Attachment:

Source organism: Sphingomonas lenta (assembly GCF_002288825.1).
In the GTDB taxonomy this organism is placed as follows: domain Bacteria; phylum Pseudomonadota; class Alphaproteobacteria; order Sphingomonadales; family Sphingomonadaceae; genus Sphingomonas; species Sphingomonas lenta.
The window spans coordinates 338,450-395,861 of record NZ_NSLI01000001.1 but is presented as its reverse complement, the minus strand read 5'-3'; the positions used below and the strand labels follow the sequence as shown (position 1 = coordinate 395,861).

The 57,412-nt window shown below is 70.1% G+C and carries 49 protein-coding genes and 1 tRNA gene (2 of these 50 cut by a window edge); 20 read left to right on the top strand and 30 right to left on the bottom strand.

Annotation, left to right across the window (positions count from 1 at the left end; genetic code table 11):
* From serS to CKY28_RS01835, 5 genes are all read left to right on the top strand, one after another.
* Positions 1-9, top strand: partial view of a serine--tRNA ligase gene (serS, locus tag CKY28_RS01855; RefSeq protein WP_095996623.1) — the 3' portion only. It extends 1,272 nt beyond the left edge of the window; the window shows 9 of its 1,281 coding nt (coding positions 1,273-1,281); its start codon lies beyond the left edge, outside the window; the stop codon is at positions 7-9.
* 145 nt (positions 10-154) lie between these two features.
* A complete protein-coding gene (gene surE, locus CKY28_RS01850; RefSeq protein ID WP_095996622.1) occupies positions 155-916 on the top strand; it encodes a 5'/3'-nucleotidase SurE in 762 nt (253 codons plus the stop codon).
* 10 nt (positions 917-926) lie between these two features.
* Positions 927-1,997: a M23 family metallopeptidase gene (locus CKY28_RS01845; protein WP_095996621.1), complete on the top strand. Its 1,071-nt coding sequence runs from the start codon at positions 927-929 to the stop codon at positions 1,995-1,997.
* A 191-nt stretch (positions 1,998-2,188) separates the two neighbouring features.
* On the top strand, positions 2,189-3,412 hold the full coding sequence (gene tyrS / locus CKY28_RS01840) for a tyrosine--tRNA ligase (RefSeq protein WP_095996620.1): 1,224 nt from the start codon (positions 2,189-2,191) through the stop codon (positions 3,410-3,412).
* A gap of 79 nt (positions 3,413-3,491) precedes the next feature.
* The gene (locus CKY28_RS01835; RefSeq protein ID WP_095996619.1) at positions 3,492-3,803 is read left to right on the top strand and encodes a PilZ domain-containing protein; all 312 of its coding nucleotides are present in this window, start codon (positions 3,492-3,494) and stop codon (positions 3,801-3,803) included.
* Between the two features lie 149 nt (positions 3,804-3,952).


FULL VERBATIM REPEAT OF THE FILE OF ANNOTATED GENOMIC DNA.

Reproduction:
Source organism: Sphingomonas lenta (assembly GCF_002288825.1).
In the GTDB taxonomy this organism is placed as follows: domain Bacteria; phylum Pseudomonadota; class Alphaproteobacteria; order Sphingomonadales; family Sphingomonadaceae; genus Sphingomonas; species Sphingomonas lenta.
The window spans coordinates 338,450-395,861 of record NZ_NSLI01000001.1 but is presented as its reverse complement, the minus strand read 5'-3'; the positions used below and the strand labels follow the sequence as shown (position 1 = coordinate 395,861).

The 57,412-nt window shown below is 70.1% G+C and carries 49 protein-coding genes and 1 tRNA gene (2 of these 50 cut by a window edge); 20 read left to right on the top strand and 30 right to left on the bottom strand.

Annotation, left to right across the window (positions count from 1 at the left end; genetic code table 11):
* From serS to CKY28_RS01835, 5 genes are all read left to right on the top strand, one after another.
* Positions 1-9, top strand: partial view of a serine--tRNA ligase gene (serS, locus tag CKY28_RS01855; RefSeq protein WP_095996623.1) — the 3' portion only. It extends 1,272 nt beyond the left edge of the window; the window shows 9 of its 1,281 coding nt (coding positions 1,273-1,281); its start codon lies beyond the left edge, outside the window; the stop codon is at positions 7-9.
* 145 nt (positions 10-154) lie between these two features.
* A complete protein-coding gene (gene surE, locus CKY28_RS01850; RefSeq protein ID WP_095996622.1) occupies positions 155-916 on the top strand; it encodes a 5'/3'-nucleotidase SurE in 762 nt (253 codons plus the stop codon).
* 10 nt (positions 917-926) lie between these two features.
* Positions 927-1,997: a M23 family metallopeptidase gene (locus CKY28_RS01845; protein WP_095996621.1), complete on the top strand. Its 1,071-nt coding sequence runs from the start codon at positions 927-929 to the stop codon at positions 1,995-1,997.
* A 191-nt stretch (positions 1,998-2,188) separates the two neighbouring features.
* On the top strand, positions 2,189-3,412 hold the full coding sequence (gene tyrS / locus CKY28_RS01840) for a tyrosine--tRNA ligase (RefSeq protein WP_095996620.1): 1,224 nt from the start codon (positions 2,189-2,191) through the stop codon (positions 3,410-3,412).
* A gap of 79 nt (positions 3,413-3,491) precedes the next feature.
* The gene (locus CKY28_RS01835; RefSeq protein ID WP_095996619.1) at positions 3,492-3,803 is read left to right on the top strand and encodes a PilZ domain-containing protein; all 312 of its coding nucleotides are present in this window, start codon (positions 3,492-3,494) and stop codon (positions 3,801-3,803) included.
* Between the two features lie 149 nt (positions 3,804-3,952).